Initiative could throw monkey wrench into City’s current commercial cannabis licensing and zoning process
Published : Monday, August 5, 2019 | 4:45 AM
Add a new wrinkle to Pasadena’s increasingly discordant commercial cannabis permitting process.
A petition to legalize some marijuana dispensaries operating in Pasadena before the City’s official licensing process was instituted has garnered 12,900 signatures, which is enough to qualify for the March 3, 2020 municipal ballot if at least 8,542 of the signatures are verified.
The proponents turned in the signatures last Wednesday, July 31, according to a memorandum City Clerk Mark Jomsky sent to City Councilmembers which Pasadena Now has obtained.
Jomsky reported to the Council he has sent the initiative petition to the Los Angeles County Registrar-Recorder/County Clerk for official verification of petition signatures. There will not be an official determination on whether this petition has qualified for another five to six weeks.
If authorized, the petition would allow the voters of Pasadena directly to decide if so-called illegal cannabis businesses which continued to operate in contravention of City ordinances but without criminal convictions during calendar year 2018 should be permitted to continue to operate in their present locations.
Councilmember Victor Gordo, who helped author the City’s current Cannabis ordinance, was quick to criticize the initiative effort.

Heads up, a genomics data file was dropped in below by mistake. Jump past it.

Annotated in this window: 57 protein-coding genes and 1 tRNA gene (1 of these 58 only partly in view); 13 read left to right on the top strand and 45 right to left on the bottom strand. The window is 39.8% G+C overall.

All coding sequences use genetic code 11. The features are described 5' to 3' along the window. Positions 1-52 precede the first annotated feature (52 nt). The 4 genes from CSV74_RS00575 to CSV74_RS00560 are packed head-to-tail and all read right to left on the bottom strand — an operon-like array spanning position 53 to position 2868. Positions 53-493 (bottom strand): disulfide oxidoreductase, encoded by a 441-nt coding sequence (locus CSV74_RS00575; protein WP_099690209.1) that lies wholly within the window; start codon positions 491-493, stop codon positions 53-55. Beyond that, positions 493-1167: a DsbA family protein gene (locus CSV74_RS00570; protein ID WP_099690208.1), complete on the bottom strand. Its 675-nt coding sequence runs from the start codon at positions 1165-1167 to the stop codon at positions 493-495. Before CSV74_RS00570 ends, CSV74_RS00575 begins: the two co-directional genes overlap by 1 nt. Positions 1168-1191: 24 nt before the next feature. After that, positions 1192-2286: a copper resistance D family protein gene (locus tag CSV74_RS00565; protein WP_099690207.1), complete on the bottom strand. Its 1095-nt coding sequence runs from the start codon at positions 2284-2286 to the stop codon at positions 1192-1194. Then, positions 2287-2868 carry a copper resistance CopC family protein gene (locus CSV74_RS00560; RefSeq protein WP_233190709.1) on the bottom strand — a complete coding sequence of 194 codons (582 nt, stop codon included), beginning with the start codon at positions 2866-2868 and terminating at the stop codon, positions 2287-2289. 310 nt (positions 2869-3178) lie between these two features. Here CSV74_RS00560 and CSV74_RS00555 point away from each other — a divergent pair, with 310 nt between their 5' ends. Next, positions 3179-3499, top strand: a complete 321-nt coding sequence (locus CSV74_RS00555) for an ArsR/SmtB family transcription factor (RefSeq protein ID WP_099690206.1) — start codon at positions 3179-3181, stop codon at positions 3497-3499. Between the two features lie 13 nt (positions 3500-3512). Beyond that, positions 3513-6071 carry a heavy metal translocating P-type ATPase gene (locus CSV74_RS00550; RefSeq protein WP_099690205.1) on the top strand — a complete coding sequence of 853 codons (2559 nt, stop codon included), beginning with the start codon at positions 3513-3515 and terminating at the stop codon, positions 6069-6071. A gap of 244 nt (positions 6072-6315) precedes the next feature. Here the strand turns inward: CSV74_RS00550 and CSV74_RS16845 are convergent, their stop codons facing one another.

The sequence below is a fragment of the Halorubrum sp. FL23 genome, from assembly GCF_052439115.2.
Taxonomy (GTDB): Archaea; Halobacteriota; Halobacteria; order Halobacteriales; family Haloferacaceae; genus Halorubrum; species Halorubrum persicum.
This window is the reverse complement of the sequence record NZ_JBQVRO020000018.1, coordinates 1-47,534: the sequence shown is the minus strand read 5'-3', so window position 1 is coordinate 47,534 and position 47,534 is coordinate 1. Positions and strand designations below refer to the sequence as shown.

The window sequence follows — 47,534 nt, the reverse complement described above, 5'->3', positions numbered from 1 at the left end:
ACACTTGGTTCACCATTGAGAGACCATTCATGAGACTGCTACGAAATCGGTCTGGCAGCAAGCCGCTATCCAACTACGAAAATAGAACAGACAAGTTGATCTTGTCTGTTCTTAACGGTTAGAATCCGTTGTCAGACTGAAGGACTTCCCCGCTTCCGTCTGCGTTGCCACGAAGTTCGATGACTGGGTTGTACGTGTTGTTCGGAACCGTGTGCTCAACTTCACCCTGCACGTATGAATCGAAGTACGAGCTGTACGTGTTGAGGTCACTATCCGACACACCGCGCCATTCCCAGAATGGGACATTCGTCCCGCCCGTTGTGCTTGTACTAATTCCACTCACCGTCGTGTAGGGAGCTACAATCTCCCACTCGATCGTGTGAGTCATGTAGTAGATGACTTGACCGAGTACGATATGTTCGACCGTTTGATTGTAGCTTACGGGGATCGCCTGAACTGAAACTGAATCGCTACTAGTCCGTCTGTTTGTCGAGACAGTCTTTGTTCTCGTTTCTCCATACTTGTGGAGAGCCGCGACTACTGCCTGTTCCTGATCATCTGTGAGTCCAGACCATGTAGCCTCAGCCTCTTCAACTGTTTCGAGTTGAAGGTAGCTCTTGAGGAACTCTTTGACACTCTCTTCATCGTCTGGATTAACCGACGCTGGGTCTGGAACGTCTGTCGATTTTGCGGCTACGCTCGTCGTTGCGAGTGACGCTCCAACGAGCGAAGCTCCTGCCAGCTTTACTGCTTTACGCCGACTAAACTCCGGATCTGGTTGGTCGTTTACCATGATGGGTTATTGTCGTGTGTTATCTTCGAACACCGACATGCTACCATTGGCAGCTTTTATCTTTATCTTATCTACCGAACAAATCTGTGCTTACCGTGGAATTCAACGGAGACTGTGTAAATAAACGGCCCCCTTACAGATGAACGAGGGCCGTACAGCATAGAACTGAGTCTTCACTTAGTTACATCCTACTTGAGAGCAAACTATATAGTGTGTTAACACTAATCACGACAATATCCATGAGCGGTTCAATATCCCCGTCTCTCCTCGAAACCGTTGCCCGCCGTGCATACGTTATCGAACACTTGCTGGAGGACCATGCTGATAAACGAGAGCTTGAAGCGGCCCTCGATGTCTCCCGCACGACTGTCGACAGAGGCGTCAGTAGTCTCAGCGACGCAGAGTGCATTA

“This is another attempt to fool the people of Pasadena, and I believe that the electorate will see that,” said Gordo.
“I support the lawful sale of cannabis,” Gordo said Friday. “And I believe that anyone who has followed the rules and has adhered to the will of the people in allowing the lawful sale of cannabis should be allowed to sell cannabis. Anyone who has refused to follow the rules, should not be rewarded for their bad behavior.”
Mayor Terry Tornek also criticized the petition and the organizers’ efforts, saying, “It’s been worth a lot of money to them and they see an opportunity, one last gasp opportunity, to stay in business.”
“They were not successful in being allowed to reconstitute themselves legally. So they’ve turned to the only alternative that they have. And if you pay money to signature gatherers, they can typically gather the signatures you need.”
The City’s current ordinance was passed on June 5, 2018 and created a strict set of restrictions and licensing requirements and capped the number of licensed retail shops at six.
Before the licensing process was finalized, the City took a number of efforts to close all unlicensed cannabis retail shops then doing business in Pasadena, from issuing code enforcement violations to considering shutting off utilities, and in some cases deploying police to seize inventories and arrest employees.
The licensing process then created a grading system for new applicants (along with a complex list of requirements for qualifications).
Since the announcement of the six awardees, some losing applicants have pointed fingers at the City claiming the mismanagement of the licensing process and harshly criticized some license winners as being indefensible selections.
At least one applicant accused a successful finalist of leaving crucial information out of its application, in violation of the application process.
Up to 11 lawsuits against the City for its handling of the licensing process are reportedly being prepared.
Calls and emails to proponents of the petition for comment have not been returned.